What you make of your life–you must make in a few years at the most; for the human span is short–and any day may be your last one! Every day that passes–leaves life’s margin a little less for each of us. Our allotment of time is ever shortening!

There are a great many things it is not worth our while to do. Some of us spend our days in poor trivialities which bless no one, and which will add no lustre to our crown.

~ J. R. Miller, “The Sacredness of Opportunity

Do you ever feel like you just don’t belong?

Tuesday, October 26th, 2010

Here’s some potentially shocking news: you don’t.

You and I are strangers in a strange land. We live in enemy-occupied territory. It won’t always be that way—the rightful leader will be back one day. But what are we supposed to do in the meantime?

Christians seem pretty divided on that question. At the risk of over-generalizing, I perceive perhaps three main approaches.

Some folks seem to think we should circle the wagons and wait. Do our best to keep out the riff-raff, isolate ourselves, and just hang on until Jesus comes back for us.

For these people, the world is hopelessly lost. Those who accept Jesus will eventually be saved, the rest are doomed, and there’s nothing we can do about it except to lock the windows and hide.

Some folks want to fight the battle. We’re soldiers in a holy war, and it’s our job to win at nearly any cost.

For these folks, life is all about us against them. It’s really important to identify and marginalize “them.” If they’re not for us, they’re the enemy and must be defeated.

In this sacred battle, victory is imperative. We may not advocate actual physical violence, but pretty much any other tactics are fair game. We attack “them” personally and politically. If necessary, we’ll even spin the facts to achieve our God-mandated objectives.

It’s probably pretty obvious that neither of these mindsets works for me.

I think God wants me to adopt the status of a resident alien.

This is what the LORD Almighty, the God of Israel, says to all those I carried into exile from Jerusalem to Babylon: “Build houses and settle down; plant gardens and eat what they produce. Marry and have sons and daughters; find wives for your sons and give your daughters in marriage, so that they too may have sons and daughters. Increase in number there; do not decrease. Also, seek the peace and prosperity of the city to which I have carried you into exile. Pray to the LORD for it, because if it prospers, you too will prosper.” [Jeremiah 29:4-7]

Resident aliens don’t become citizens. They don’t assimilate or go along with customs that violate their core principles. They don’t seek to “fit in” at any cost, but rather to live within their adopted culture without rejecting their own.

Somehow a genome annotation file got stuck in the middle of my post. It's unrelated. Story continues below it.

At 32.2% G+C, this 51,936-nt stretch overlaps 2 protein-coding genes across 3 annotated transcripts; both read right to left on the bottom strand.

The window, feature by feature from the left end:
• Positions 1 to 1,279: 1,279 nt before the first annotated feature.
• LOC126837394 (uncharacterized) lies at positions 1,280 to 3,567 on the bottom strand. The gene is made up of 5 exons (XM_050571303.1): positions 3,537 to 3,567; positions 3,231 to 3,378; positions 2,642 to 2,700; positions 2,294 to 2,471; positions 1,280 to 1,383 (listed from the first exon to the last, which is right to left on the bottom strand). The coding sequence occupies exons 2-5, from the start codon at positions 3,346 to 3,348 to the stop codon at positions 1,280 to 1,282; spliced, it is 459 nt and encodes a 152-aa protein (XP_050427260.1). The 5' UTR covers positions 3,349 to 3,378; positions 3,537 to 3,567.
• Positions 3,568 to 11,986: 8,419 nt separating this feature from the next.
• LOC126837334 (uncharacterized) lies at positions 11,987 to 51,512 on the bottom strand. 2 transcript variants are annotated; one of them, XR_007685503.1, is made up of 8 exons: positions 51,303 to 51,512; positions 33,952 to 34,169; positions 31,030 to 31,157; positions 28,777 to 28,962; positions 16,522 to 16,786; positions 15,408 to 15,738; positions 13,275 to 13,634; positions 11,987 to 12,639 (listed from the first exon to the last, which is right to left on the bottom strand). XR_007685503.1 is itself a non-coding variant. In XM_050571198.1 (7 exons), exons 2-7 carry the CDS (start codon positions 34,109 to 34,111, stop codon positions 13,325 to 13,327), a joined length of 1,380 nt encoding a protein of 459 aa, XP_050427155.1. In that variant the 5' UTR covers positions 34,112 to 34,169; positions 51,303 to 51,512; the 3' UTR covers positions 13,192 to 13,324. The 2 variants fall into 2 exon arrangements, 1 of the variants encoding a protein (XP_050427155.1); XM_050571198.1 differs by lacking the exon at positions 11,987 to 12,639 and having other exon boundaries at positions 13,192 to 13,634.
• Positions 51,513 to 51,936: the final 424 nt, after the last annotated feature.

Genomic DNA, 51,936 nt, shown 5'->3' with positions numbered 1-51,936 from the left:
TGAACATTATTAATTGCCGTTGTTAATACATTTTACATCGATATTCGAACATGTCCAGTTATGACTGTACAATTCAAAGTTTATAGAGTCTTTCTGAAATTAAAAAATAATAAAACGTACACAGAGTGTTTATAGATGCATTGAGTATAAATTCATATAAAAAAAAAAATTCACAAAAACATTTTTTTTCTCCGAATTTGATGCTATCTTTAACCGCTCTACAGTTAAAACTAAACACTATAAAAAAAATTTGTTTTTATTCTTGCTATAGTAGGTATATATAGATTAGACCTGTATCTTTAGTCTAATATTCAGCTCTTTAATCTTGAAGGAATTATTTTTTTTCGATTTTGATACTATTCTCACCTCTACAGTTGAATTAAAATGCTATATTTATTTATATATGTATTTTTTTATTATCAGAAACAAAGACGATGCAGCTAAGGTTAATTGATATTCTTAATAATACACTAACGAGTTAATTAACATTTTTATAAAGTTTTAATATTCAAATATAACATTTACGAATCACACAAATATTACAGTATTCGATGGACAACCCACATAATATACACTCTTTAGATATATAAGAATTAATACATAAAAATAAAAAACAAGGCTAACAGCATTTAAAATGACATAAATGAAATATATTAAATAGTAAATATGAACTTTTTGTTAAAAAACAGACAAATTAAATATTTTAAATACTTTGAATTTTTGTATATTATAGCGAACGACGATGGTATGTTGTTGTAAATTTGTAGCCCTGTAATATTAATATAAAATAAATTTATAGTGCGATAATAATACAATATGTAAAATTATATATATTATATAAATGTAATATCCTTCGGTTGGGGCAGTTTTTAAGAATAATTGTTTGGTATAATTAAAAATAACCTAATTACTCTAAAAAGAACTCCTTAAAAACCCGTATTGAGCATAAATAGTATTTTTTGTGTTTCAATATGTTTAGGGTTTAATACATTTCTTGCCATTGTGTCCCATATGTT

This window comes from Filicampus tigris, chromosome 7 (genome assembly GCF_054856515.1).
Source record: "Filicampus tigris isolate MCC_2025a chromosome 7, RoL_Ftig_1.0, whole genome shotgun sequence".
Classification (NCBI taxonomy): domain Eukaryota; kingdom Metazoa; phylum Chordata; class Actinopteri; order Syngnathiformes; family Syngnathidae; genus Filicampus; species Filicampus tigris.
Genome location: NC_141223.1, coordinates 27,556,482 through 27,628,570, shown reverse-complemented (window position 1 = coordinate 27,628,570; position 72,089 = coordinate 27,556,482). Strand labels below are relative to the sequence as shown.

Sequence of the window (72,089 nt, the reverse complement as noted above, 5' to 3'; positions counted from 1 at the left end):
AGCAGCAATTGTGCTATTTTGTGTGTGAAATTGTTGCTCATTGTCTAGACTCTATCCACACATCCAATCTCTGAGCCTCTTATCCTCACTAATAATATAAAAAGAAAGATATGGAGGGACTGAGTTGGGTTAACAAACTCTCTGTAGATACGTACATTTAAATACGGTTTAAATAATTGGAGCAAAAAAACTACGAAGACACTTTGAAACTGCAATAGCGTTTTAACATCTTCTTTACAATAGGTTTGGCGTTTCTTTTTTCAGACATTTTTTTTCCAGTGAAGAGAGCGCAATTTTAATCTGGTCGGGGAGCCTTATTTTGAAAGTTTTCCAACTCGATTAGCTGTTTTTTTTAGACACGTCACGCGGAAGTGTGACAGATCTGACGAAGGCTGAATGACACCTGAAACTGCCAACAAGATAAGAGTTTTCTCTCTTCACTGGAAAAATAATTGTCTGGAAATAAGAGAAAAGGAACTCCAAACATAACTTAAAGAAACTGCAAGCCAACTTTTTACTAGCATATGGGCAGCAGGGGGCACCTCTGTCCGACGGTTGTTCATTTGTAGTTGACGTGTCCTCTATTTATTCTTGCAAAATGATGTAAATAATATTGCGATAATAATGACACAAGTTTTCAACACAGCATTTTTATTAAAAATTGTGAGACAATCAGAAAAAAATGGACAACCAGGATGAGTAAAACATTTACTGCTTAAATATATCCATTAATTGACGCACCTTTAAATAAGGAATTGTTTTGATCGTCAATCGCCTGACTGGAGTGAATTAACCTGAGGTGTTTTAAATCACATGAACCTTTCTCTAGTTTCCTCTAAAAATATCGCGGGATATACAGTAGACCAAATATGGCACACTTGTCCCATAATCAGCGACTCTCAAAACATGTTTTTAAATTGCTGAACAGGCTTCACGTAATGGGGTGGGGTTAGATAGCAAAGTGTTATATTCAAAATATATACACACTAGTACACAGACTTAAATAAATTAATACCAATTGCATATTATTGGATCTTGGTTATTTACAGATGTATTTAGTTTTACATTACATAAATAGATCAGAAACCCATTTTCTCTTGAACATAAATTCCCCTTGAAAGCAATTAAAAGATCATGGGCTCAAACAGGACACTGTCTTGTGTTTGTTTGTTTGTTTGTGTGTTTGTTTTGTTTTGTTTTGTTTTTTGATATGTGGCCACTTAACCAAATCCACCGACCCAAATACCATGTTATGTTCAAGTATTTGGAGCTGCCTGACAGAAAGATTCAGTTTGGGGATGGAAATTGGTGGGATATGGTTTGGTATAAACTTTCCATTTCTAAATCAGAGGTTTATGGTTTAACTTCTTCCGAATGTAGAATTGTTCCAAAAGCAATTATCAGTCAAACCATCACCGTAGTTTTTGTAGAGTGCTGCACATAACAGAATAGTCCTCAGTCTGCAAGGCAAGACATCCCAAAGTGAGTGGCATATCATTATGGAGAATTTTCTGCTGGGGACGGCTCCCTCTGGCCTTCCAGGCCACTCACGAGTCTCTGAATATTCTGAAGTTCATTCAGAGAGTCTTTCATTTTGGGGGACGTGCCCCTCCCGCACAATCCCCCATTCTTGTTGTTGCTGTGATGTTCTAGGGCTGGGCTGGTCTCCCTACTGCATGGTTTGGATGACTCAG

But they also don’t expect their new home to adapt to them. They don’t rebel against things that are simply different from their homeland. They seek the well-being of their temporary home.

Resident aliens don’t battle with their surroundings. They seek peace and harmony. They don’t approach their hosts as enemies.

That’s how Jesus operated. He lived in the Jewish culture. He interacted with people, met them where they lived. He taught in synagogues and refused to endorse revolution against Rome’s tyranny. He was in the world, while certainly not being of the world.

“For God so loved the world that he gave his one and only Son, that whoever believes in him shall not perish but have eternal life. For God did not send his Son into the world to condemn the world, but to save the world through him. [John 3:16-17]

God loved this world so much that He sent Jesus to save it.

If I’m going to follow Jesus, I cannot withdraw from this alien culture. I can’t treat my life as something to simply be endured before I get to the good part.

I also cannot turn life into an endless battle in which everyone who thinks differently is perceived as an enemy to be vanquished. I can’t justify political attacks or personal demonization, even against those who oppose God and His ways. There’s that whole thing about loving everyone, even those who persecute me.

Let’s remember: this IS enemy-occupied territory, but the enemy isn’t the opposing political party or the atheists or the terrorists. The enemy isn’t those who disagree about government policy or taxes or national sovereignty.

The true enemy is much more evil and dangerous than any of these, and he wants us to forget about him and become preoccupied with worldly squabbles. He desperately hopes we’ll focus so intently on culture conflicts that we ignore the real spiritual war that seeks to destroy souls.

So what are we supposed to do?

Jesus invites us to embrace our status as resident aliens. He asks us to bring the very best of the culture from our true home—things like love, peace, kindness, and patience. He instructs us to imitate His radical policy of self-sacrifice out of love for a world that tortured and murdered Him.

Then Jesus came to them and said, “All authority in heaven and on earth has been given to me. Therefore go and make disciples of all nations, baptizing them in the name of the Father and of the Son and of the Holy Spirit, and teaching them to obey everything I have commanded you. And surely I am with you always, to the very end of the age.” [Matthew 28:18-20]

Jesus’ parting words tell me His intent for my life. Whenever I’m unsure, I need to ask a simple question: Which choice will bring others closer to Jesus?

Nothing—not my rights or freedoms, not personal safety, not even love of country, can supersede His purpose. I’m called to make disciples, to demonstrate His love and grace—right here in this alien land.

Sounds simple enough, right?

It’s not.

Don’t miss CIR’s Daily Article !

Copyright 2010 by Rich Dixon, All Rights Reserved. Used by permission.